Security at the Archives
I recently spoke with the Head of the Processing Section at the Pennsylvania State Archives, Linda Ries, about security measures which affect researchers.
Security at the State Archives is an on-going process. It not only addresses problems of crime, but also of conservation. Unlike a traditional library, most of the records in the Archives are one-of-a-kind, and therefore irreplaceable. Many original copies of records are placed on microfilm at the in-house laboratory, not only for security purposes, but for reasons of conservation, since the original record suffers slight deterioration each time it is handled. Microfilm also saves shelf space and can be easily copied and distributed to other repositories.
Ms. Ries described the security measures as unfortunate but necessary precautions taken to maintain continued access to these important records. Sadly, items have been taken, or reproduced without consent. It is understood that the vast majority of researchers are completely reputable, but it only takes one "bad apple" to deprive the rest of us of an important record.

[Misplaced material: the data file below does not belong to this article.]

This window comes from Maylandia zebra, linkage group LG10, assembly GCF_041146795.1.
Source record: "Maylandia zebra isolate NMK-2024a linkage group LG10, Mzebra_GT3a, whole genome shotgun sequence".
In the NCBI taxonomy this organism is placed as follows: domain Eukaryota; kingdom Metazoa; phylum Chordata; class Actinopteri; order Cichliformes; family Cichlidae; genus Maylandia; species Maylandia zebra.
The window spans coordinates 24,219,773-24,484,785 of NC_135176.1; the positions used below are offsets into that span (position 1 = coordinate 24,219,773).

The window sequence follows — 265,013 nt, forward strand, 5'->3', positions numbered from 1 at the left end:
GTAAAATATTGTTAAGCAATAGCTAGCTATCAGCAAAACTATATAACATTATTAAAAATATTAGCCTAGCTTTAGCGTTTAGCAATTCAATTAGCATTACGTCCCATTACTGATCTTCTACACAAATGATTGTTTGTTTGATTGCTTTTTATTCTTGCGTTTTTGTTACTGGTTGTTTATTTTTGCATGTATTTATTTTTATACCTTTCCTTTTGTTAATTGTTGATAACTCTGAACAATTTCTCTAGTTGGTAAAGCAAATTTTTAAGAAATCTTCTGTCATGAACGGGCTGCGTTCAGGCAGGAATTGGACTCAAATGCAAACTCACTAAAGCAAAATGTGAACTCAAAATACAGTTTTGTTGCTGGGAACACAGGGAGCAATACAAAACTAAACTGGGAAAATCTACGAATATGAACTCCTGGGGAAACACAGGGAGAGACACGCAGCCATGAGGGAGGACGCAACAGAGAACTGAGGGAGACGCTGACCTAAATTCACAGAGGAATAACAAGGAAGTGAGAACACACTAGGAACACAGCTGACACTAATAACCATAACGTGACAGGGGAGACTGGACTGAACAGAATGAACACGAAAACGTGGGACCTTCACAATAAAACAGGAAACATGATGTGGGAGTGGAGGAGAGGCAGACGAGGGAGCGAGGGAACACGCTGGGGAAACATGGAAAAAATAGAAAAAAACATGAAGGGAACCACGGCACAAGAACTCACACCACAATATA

Visitors to the Search Room of the Archives must fill out a registration form and produce some kind of photo-identification, such as a drivers' license. This gives the Archives a means of contact if a problem arises, and it assures the integrity of the visitor. Since they may carry into the Search Room only those materials necessary for their research, each guest is assigned a locker in which to store their coats, purses, tote bags, or briefcases.
As usual, only pencils are used for notes, since ink has permanent consequences, even if it is used unintentionally. Laptop computers present no problems, and are becoming more popular for genealogy research. However, cameras and video equipment are prohibited, basically because "copies" of the original documents could be used for profit without the proper permission or credit being given.
The State Archives use security cameras and close-circuit TV to view visitors while they are in the search rooms. Although this may cause you some discomfort, remember that, like financial institutions, the Archives is entrusted by its patrons, in this case the citizens, to keep their records safe for the present and for the future.